The lower the tranche the CLO the investor is invested in the higher the illiquidity. Investing in the lower or lowest tranche may result in holding the tranche to maturity in the worst case. It is also possible that market conditions and pricing of tranches may not reflect their real intrinsic value due to high illiquidity premia.

Currency Risk:

European investors face currency risk if they happen to invest in USD denominated CLOs. Event Risk:

Unpredictable risks called „black swans" can not be foreseen, calculated or hedged. An example for such a risk is 9/11 (world trade center attack), which sent the markets into turmoil.

Personnel Risk:

Entering a CLO position the investor purchases the management ability to run the portfolio according to their track record as well as with the experience the team has built over time. If individuals of management or of the senior analyst team decide to leave for whatever reason the risk entered into buying the position may change significantly.

Human Error:

Human error may occur in multiple ways, Buying instead of selling or vice versa, mistakenly selling the entire or part of the portfolio (this really has happened) or booking a transaction wrong in error.


Fraud is very difficult to detect. Fraud on the highest level occurred at an energy company named Enron which had loans and bonds outstanding. The loans were secured by their own stock. The company changed their business model, was fraudulently managed and went into insolvency. Recoveries were low.

All risks or a combination of the risks described below may result in severe capital losses or even a total capital loss.

Of 4118 tranches rated by Moody's from 1996 in 719 US CLOs only 32 tranches from 14 CLOs experiences losses at maturity. Drivers for the losses were positions in subordinated corporate bonds with fixed coupons that suffered large losses in the years 2000 to 2002. Additionally, a weighting of 15% to 30% of fixed rate assets facing rising interest rates, but being funded with floating liabilities created a harmful situation.

Such factors have been largely eliminated in today's US CLO structures. Since 2013 it is rare for a CLO to be permitted to hold any bond positions (in some structures there is still some freedom to buy corporate bonds but this is limited to between 5% and 7%). Furthermore any fixed rate exposure within a CLO is hedged to protect against movement in interest rates.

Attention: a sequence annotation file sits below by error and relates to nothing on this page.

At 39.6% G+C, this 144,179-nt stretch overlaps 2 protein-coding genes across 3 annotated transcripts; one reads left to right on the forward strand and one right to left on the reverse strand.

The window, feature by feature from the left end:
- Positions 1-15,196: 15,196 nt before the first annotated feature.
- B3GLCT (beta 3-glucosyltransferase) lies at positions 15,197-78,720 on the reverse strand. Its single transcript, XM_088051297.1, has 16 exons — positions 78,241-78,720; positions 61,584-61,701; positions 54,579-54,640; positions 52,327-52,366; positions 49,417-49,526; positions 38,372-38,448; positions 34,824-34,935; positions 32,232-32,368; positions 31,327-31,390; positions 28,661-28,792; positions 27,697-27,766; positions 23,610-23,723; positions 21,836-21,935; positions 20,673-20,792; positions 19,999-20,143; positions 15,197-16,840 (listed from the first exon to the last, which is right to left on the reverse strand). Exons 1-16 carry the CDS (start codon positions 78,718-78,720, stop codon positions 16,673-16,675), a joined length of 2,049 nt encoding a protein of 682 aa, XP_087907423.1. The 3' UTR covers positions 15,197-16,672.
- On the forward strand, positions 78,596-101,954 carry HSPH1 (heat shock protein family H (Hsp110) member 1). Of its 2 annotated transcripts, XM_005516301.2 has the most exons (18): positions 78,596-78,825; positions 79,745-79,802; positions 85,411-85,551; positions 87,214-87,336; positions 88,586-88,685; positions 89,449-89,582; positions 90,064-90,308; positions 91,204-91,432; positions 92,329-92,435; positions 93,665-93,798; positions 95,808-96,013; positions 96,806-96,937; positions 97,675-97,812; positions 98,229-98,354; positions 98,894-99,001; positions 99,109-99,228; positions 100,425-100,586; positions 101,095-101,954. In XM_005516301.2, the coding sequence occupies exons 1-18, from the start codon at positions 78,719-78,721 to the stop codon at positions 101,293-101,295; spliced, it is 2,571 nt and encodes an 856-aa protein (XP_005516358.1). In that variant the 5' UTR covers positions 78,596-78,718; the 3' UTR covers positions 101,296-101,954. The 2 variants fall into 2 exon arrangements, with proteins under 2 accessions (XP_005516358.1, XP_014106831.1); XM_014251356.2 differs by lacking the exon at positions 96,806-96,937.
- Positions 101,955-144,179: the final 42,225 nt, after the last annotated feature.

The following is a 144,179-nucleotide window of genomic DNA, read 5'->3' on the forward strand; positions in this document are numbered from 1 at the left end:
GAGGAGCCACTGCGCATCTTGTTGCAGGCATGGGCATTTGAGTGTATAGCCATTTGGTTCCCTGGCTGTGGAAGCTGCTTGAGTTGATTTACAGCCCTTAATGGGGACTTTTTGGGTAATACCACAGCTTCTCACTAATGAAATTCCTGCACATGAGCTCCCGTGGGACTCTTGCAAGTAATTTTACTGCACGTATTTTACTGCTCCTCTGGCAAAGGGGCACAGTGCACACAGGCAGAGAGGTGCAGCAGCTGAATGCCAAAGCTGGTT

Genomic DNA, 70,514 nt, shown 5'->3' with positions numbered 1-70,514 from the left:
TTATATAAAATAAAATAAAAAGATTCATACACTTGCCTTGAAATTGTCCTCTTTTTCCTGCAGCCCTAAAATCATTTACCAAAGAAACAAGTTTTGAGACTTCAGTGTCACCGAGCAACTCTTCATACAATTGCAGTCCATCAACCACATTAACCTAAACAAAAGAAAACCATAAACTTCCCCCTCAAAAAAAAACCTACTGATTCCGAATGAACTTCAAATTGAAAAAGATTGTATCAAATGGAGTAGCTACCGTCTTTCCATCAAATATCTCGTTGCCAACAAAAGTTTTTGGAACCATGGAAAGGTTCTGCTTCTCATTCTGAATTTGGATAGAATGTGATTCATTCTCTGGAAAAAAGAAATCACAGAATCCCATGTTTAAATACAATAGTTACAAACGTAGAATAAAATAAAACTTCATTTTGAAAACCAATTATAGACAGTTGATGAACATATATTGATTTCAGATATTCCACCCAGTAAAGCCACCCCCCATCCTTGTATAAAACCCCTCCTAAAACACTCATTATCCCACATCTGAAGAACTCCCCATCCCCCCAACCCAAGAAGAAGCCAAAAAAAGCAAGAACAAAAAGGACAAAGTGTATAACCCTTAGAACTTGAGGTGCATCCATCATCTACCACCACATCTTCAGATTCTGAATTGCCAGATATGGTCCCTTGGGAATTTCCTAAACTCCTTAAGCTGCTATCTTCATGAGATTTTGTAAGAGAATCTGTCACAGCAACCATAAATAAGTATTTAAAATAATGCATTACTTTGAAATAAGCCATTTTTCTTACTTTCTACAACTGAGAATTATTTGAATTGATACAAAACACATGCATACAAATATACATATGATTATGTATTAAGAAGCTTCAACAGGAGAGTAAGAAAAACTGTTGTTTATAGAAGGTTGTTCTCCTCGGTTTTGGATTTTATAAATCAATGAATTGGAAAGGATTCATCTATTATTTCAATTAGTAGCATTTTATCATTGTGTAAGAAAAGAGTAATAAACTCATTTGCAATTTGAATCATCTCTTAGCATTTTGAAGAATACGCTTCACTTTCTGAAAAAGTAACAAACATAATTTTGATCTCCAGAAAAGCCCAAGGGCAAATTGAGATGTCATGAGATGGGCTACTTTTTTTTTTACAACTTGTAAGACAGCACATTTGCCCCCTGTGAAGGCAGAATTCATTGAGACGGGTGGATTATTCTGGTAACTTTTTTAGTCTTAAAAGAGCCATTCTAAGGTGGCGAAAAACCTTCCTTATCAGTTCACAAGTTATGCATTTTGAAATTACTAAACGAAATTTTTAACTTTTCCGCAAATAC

Risk premia is defined as the spread between a riskless investment and a risky investment. CLO 1.0 were the first CLOs coming to market and gave management a lot of freedom to transact and to be active after the reinvestment period. Risk premia in liability tranches increased significantly from the beginning to the peak of the crises 2007 - 2009. This mirrors the dramatic loss of liquidity as well as the unwillingness of traders and investors to take any position.

Source: Wells Fargo

2.0 CLOs after the crisis showed a normal development without any exaggerations.

Source: Wells Fargo

Source: Credit Suisse

Source: Moody's

The historical average of risk premia always implies a higher default rate than actually occurs. This is because default rates are only one factor with other factors such as illiquidity, rating etc contributing to it. This is shown in the chart below. Currently the highest risk premia is earned by intentionally taking an illiquid position.

Source: Credit Suisse

To clarify existing correlations we are showing two time lines:

2002 to 2007 (after Dotcom to pre crisis)

S&P500 20 70 50 70 60 70 50
Russell 2000 10 80 60 80 70 80 30
VIX 10 50 30 40 40 40 10
CS HY 20 90 50 50 50 60 10
CL LevLoans 20 90 30 30 40 40 20
Converts 20 90 60 70 70 60 70
CD X 0 90 50 50 60 70 30
CD X HY 10 90 50 50 60 70 10
EURUSD 10 10 50 30 30 30 10
GBPUSD 0 30 40 20 20 30 10
USDCHF 0 20 30 20 20 20 30
USDJPY 10 50 10 10 0 10 30
Gold 20 10 50 40 40 30 10
Oil 20 60 10 10 0 10 10
10y UST 20 30 0 10 0 0 30
UST Slope 20 50 0 10 10 0 20

2007 to 2012 (during and after the crisis)

S&P500 0 50 70 80 70 90 30
Russell 2000 0 50 70 80 70 90 20
VIX 20 30 60 70 60 50 20
CS HY 10 60 70 70 80 80 30
CL LevLoans 10 60 70 70 80 70 70
Converts 10 40 70 80 70 70 20
CD X 20 40 60 70 50 70 10
CD X HY 10 40 50 70 50 80 10
EURUSD 10 20 50 60 50 60 20
GBPUSD 10 40 60 60 60 60 50
USDCHF 0 10 40 40 30 40 20
USDJPY 10 30 20 20 30 20 40
Gold 10 20 30 30 30 10 10
Oil 0 50 70 80 80 50 50
10y UST 20 20 40 40 40 30 70
UST Slope 20 10 10 0 10 10 40

[1] The HFRX Global Hedge Fund Index is designed to be representative of the overall composition of the hedge fund universe. It is comprised of all eligible hedge fund strategies; including but not limited to convertible arbitrage, distressed securities, equity hedge, equity market neutral, event driven, macro, merger arbitrage, and relative value arbitrage. The strategies are asset weighted based on the distribution of assets in the hedge fund industry.

[2] The LPX50 is a global index that consists of the 50 largest liquid LPE companies covered by LPX.

[3] The CLO Equity Index (TR) is composed of two different series. Firstly, a time series of the equity trading prices based on a JP Morgan research. Secondly, a time series depicting the actual cash flows of Eagle Investment Monitor since 2006.

The colour coding depicts that stocks have a self explanatory high correlation whereas goods and interests play a minor role – if any at all. Further, it is recognizable that the correlation between hedge funds and capital market investments increased whereas the correlation to CLO equity decreased.